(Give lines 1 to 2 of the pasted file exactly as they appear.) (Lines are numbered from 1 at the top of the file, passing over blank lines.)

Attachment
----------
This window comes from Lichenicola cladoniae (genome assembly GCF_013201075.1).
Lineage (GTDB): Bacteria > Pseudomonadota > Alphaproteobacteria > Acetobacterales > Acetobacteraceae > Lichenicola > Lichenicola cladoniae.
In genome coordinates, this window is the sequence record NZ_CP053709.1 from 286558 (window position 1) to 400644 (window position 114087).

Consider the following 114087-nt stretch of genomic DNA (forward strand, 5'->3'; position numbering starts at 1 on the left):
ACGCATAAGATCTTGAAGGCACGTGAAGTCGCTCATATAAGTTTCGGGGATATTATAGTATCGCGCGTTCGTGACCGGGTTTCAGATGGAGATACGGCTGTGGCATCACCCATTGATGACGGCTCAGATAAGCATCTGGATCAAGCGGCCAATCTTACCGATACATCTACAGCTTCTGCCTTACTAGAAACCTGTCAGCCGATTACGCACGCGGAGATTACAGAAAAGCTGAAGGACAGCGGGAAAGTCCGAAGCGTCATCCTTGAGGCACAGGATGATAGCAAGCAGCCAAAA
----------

This window comes from Lichenicola cladoniae (genome assembly GCF_013201075.1).
Lineage (GTDB): Bacteria > Pseudomonadota > Alphaproteobacteria > Acetobacterales > Acetobacteraceae > Lichenicola > Lichenicola cladoniae.